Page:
Songwriter John D. Loudermilk Dead at 82

Hits Include “Abilene,” “Waterloo,” "Indian Reservation," “Then You Can Tell Me Goodbye”

John D. Loudermilk, a Nashville Songwriters Hall of Fame member whose hits included “Abilene,” “Waterloo,” “Indian Reservation” and “Then You Can Tell Me Goodbye,” died Wednesday (Sept. 21) at his home in Christiana, Tennessee. He was 82.

Loudermilk was born March 31, 1934 in Durham, North Carolina. He began his musical journey singing in church. When he was 12, he won a spot in a Charlotte, North Carolina, talent contest of which Tex Ritter was the host. A year later, he had his own radio show on WTIK in Durham, North Carolina.

He first realized his gift for songwriting in 1955 when a poem he had written, “A Rose and a Baby Ruth,” found its way to singer George Hamilton IV. Hamilton turned it into a Top 10 pop hit in 1956 and would go on to record such Loudermilk-penned classics as “Abilene” and “Break My Mind.”

Loudermilk had some success as a recording artist in his own right. Singing as Johnny Dee, he had a minor pop hit with his song, “Sittin’ in the Balcony.” He also lodged five singles on the country chart, the highest one being the Top 20 “That Ain’t All.”

He was cousin of the Louvin Brothers — Ira and Charlie — whose original family name was Loudermilk.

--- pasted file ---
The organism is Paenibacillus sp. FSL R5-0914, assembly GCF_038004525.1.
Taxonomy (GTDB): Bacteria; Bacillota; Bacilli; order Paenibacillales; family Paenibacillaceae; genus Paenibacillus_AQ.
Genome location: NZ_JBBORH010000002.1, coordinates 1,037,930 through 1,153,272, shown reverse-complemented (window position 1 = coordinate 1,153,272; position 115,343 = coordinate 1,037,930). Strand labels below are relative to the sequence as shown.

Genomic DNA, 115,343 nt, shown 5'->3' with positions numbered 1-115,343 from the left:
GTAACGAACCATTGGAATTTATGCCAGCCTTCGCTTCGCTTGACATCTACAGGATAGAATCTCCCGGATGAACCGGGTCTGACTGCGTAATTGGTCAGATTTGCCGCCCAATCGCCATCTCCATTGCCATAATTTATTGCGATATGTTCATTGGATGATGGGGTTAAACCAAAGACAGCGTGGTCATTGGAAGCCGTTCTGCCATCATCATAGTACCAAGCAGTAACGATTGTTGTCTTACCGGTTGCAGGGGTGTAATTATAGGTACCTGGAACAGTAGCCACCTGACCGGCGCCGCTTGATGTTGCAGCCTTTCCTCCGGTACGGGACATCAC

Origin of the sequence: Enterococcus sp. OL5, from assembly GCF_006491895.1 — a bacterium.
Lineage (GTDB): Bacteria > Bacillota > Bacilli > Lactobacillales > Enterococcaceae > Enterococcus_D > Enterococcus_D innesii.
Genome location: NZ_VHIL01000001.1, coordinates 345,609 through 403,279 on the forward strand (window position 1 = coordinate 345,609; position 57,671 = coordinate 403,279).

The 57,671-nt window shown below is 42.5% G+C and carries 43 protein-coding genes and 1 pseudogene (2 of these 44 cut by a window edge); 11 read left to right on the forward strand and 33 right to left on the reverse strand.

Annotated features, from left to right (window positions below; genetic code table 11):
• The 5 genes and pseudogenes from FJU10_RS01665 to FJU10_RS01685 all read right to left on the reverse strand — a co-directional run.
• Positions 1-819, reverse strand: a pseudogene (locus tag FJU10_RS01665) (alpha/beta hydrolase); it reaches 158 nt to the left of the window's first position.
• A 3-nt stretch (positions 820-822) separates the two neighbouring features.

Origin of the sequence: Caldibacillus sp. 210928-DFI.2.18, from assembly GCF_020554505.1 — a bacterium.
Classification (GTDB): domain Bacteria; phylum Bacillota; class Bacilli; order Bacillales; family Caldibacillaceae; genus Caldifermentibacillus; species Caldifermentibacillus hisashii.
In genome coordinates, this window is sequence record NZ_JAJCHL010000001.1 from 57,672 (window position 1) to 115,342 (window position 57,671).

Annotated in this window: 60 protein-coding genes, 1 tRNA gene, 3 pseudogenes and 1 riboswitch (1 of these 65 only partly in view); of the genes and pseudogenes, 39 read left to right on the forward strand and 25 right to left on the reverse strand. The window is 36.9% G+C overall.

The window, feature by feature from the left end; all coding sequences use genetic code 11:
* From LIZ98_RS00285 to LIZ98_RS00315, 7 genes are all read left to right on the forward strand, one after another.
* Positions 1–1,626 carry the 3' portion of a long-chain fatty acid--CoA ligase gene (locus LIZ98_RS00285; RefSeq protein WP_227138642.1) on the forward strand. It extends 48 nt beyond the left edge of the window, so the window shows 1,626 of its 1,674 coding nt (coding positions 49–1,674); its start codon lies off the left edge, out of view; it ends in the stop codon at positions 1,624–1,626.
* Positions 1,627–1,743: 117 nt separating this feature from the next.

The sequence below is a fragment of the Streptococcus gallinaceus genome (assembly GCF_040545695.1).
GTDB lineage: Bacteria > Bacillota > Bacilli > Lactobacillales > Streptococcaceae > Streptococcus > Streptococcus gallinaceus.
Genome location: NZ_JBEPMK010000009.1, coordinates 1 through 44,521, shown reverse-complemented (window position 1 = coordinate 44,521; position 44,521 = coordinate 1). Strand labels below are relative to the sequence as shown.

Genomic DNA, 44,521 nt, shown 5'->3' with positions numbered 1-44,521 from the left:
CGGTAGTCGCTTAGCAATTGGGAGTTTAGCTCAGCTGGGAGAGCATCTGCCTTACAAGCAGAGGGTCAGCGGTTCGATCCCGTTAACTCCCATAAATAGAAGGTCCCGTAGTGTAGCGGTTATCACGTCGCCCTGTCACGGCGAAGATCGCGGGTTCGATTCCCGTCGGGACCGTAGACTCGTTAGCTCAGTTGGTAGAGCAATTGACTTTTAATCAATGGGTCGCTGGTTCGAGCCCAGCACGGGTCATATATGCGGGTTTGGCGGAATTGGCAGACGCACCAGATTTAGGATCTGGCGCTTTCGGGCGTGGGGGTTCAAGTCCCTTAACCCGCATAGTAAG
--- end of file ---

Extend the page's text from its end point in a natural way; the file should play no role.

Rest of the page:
Grand Ole Opry member Stonewall Jackson had his first No. 1 with Loudermilk’s “Waterloo,” co-written with Marijohn Wilkin.

Moving fluidly between country and pop, Loudermilk achieved particular success with “Tobacco Road,” which was recorded by artists as diverse as the Nashville Teens, Lou Rawls, Jefferson Airplane and David Lee Roth, and “Break My Mind,” covered by Anne Murray, Sammy Davis Jr., Glen Campbell, Linda Ronstadt, Roy Orbison, Gram Parson and Jerry Lee Lewis, among several others.

His “Then You Can Tell Me Goodbye” was a No. 1 country tune for Eddy Arnold and a Top 10 pop hit for the Casinos.

Ernie Ashworth had the biggest hit of his career with Loudermilk’s “Talk Back Trembling Lips.”

Other notable songs in Loudermilk’s catalog include “Sad Movies Make Me Cry,” “Bad News,” “Ebony Eyes” and “I Wanna Live.” “Indian Reservation,” a pop hit for Paul Revere & the Raiders, was tagged at the end of Tim McGraw’s 1994 hit, “Indian Outlaw.”

Loudermilk was inducted into the Nashville Songwriters Hall of Fame in 1976.

Funeral arrangements have yet to be announced.

Edward Morris is a veteran of country music journalism. He lives in Nashville, Tennessee, and is a frequent contributor to